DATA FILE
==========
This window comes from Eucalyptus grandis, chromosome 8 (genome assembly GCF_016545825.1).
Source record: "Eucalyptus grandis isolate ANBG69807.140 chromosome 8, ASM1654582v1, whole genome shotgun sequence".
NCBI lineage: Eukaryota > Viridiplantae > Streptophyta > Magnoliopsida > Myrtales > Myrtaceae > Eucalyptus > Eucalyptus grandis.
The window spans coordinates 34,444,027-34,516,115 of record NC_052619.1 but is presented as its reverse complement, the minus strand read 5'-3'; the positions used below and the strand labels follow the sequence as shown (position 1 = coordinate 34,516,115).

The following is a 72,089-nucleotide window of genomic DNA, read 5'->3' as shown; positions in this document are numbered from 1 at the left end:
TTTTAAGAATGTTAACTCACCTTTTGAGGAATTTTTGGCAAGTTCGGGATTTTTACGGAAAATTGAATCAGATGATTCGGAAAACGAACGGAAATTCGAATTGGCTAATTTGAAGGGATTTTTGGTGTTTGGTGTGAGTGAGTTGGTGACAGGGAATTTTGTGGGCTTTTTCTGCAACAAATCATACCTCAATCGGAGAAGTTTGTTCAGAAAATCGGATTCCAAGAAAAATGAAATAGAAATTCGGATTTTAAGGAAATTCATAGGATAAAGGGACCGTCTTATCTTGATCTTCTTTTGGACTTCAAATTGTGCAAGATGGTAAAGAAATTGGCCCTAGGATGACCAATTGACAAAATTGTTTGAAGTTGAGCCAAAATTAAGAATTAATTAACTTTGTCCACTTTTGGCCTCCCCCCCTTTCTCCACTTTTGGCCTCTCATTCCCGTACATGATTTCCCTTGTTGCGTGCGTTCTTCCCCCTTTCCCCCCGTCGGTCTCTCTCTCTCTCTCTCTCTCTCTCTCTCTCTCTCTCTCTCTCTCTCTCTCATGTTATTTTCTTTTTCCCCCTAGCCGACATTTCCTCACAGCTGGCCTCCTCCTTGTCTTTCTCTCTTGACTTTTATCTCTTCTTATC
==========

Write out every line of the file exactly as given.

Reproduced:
This window comes from Eucalyptus grandis, chromosome 8 (genome assembly GCF_016545825.1).
Source record: "Eucalyptus grandis isolate ANBG69807.140 chromosome 8, ASM1654582v1, whole genome shotgun sequence".
NCBI lineage: Eukaryota > Viridiplantae > Streptophyta > Magnoliopsida > Myrtales > Myrtaceae > Eucalyptus > Eucalyptus grandis.
The window spans coordinates 34,444,027-34,516,115 of record NC_052619.1 but is presented as its reverse complement, the minus strand read 5'-3'; the positions used below and the strand labels follow the sequence as shown (position 1 = coordinate 34,516,115).

The following is a 72,089-nucleotide window of genomic DNA, read 5'->3' as shown; positions in this document are numbered from 1 at the left end:
TTTTAAGAATGTTAACTCACCTTTTGAGGAATTTTTGGCAAGTTCGGGATTTTTACGGAAAATTGAATCAGATGATTCGGAAAACGAACGGAAATTCGAATTGGCTAATTTGAAGGGATTTTTGGTGTTTGGTGTGAGTGAGTTGGTGACAGGGAATTTTGTGGGCTTTTTCTGCAACAAATCATACCTCAATCGGAGAAGTTTGTTCAGAAAATCGGATTCCAAGAAAAATGAAATAGAAATTCGGATTTTAAGGAAATTCATAGGATAAAGGGACCGTCTTATCTTGATCTTCTTTTGGACTTCAAATTGTGCAAGATGGTAAAGAAATTGGCCCTAGGATGACCAATTGACAAAATTGTTTGAAGTTGAGCCAAAATTAAGAATTAATTAACTTTGTCCACTTTTGGCCTCCCCCCCTTTCTCCACTTTTGGCCTCTCATTCCCGTACATGATTTCCCTTGTTGCGTGCGTTCTTCCCCCTTTCCCCCCGTCGGTCTCTCTCTCTCTCTCTCTCTCTCTCTCTCTCTCTCTCTCTCTCTCTCTCTCATGTTATTTTCTTTTTCCCCCTAGCCGACATTTCCTCACAGCTGGCCTCCTCCTTGTCTTTCTCTCTTGACTTTTATCTCTTCTTATC